Baishali Mukherjee (Kolkata)
Alumni of Calcutta University — Nilotpal Barman (25), Raju Das (25), and Mira Barman (23) — are co-founders of Ananda Niketan Pathshala (ANP, estb.2020), a free-of-charge learning centre-cum-primary school for children from predominantly Muslim and tribal households of Shitaliya village (pop.20,000) sited deep in the Sunderbans, the world’s largest mangroves delta. ANP’s six teachers offer supplementary learning to 55 children enrolled in the local government primary school.
Newspeg. In May, ANP celebrated its first anniversary. However, celebrations were muted as cyclone Yaas which hit the Sunderbans on May 23 inflicted large-scale damage. Since June, the Shitaliya-born trio who graduated from Calcutta U last year, together with ANP students are engaged in cleaning up their village, and mobilising resources for building a school library.
History. Of the 102 islands in the Sunderbans, only 58 are inhabited with the region’s 5.1 million residents living below the poverty line of whom a mere 10-15 percent are literate. Moreover, their life is under constant threat from tidal floods, coastal cyclones and other natural disasters.
“When all schools countrywide were ordered to shut down in March 2020 following the outbreak of the Covid-19 pandemic, the little learning that children received in the village’s government school was discontinued, and most of them joined the informal labour force. This total collapse of education in our native village deeply affected us, and we registered ANP with the objective of ensuring learning continuity, nutritional and socio-emotional support for its children,” says Nilotpal Barman, an Islamic history and culture and education postgrad of Calcutta University.
According to the trio, ANP’s supplementary curriculum has been specially designed to encourage creativity, critical thinking and life skills development and features a mix of academics, poetry, theatre, sports, art and crafts, conservation of the region’s rich biodiversity and cultural heritage. More important perhaps is that the 55 children are provided a nutritious breakfast and lunch every day. The expenditure of Rs.4 lakh incurred over the past year has been crowd-funded through social media posts and contributions from friends and well-wishers.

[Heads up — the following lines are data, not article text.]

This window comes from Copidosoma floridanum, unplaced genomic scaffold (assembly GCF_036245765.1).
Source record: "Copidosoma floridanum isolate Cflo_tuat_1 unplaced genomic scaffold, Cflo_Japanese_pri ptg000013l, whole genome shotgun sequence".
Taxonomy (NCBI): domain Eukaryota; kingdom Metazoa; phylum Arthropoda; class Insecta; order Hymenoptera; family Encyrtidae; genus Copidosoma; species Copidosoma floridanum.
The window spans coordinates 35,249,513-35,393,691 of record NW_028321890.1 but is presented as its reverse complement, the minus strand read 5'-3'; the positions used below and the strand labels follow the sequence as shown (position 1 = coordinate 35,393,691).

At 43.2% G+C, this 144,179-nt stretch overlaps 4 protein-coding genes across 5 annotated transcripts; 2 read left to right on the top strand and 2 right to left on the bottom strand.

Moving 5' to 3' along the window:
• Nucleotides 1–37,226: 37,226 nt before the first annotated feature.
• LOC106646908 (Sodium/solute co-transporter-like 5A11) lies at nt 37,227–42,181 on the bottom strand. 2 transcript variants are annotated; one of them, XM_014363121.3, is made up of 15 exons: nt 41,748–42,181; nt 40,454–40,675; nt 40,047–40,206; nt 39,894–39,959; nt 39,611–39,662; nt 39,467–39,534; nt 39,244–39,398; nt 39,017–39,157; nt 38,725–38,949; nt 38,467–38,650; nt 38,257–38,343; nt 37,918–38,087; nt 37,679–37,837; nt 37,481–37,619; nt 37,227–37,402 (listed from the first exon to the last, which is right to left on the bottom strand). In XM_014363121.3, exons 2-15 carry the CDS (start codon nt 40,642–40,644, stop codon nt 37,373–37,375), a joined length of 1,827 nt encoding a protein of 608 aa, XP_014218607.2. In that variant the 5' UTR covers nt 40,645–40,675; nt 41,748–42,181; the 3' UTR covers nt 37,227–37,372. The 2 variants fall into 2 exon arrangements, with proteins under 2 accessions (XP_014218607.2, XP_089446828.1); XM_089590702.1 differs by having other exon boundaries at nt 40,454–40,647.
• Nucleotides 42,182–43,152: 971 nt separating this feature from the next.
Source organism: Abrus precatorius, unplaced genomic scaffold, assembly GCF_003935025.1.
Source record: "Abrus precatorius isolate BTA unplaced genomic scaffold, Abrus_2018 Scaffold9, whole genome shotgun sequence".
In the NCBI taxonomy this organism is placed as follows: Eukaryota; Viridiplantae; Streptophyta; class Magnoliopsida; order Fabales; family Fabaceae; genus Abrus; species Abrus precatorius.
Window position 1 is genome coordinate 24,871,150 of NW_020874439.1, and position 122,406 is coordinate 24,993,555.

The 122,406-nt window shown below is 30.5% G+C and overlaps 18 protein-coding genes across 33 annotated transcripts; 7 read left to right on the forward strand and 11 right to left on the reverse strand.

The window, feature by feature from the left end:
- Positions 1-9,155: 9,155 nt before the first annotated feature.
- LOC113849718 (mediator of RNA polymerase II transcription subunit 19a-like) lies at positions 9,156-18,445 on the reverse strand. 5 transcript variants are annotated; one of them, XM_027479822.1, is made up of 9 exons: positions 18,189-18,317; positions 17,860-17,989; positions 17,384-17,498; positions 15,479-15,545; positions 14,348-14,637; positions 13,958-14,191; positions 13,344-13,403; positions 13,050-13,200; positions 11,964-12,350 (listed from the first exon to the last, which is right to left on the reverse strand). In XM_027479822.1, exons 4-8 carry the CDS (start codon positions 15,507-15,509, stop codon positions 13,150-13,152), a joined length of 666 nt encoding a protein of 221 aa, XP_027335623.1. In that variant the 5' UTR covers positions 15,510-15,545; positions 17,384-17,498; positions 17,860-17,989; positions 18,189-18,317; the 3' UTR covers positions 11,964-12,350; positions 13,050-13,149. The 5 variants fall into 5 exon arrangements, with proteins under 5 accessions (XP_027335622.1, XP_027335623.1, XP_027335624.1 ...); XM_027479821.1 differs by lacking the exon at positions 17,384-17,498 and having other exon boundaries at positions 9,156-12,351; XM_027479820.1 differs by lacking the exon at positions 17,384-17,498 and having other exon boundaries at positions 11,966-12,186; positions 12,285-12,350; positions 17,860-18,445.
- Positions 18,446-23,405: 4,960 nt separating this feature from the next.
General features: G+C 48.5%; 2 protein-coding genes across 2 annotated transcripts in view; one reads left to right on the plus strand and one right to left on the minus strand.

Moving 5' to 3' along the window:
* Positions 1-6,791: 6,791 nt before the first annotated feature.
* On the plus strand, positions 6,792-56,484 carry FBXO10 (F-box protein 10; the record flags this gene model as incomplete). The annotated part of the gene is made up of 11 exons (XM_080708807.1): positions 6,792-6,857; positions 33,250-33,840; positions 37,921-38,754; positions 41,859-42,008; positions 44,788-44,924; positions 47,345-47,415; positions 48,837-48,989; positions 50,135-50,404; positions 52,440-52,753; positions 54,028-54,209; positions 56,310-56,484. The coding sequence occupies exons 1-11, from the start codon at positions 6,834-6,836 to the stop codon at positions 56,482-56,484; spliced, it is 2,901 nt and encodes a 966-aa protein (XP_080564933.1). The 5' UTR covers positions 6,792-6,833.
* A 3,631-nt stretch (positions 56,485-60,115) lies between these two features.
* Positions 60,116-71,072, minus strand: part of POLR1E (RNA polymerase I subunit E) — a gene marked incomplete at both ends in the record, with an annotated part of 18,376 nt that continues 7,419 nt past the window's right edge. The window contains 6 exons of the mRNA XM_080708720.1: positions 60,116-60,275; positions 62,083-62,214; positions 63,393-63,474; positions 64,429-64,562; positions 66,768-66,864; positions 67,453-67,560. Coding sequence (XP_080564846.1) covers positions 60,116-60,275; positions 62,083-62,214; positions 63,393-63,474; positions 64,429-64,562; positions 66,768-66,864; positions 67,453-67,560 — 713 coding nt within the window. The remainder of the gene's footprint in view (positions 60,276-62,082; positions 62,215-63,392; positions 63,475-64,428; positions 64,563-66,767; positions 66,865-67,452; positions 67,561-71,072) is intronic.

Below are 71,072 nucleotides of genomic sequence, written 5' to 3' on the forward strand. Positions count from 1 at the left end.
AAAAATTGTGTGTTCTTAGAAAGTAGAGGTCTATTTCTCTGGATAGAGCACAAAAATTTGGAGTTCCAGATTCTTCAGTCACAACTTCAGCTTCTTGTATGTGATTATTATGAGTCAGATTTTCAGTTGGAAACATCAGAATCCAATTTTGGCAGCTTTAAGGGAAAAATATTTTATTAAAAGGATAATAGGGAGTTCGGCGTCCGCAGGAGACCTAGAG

Direct talk. “Most children even in classes IV-V of the village government school cannot write English alphabets or numbers. Neither can they read or write Bengali. Severely under-staffed government schools across the state fail to engage and retain children. Therefore, ANP’s objective is to provide supplementary learning support to enable children to bridge learning deficits. Moreover, we want to ensure that our support will continue in the post-pandemic period. We hope to develop a sccessful community-run supplementary school model,” says Raju Das, also an Islamic history and culture postgrad of Calcutta University.
Future plans. With ANP receiving enthusiastic support from the village community especially children, the trio is accelerating its programme to build a library and also construct a hostel. “Some of our students go without food for days and are at high risk of dropping out. To address this, we plan to build a hostel asap which will house, clothe and feed the most vulnerable children. This has been incorporated into our community development plan. The hostel will also enable us to enroll underprivileged children from neighbouring villages,” says Nilotpal, who plans to work full-time with ANP in the post-pandemic era.
Wind in your sails!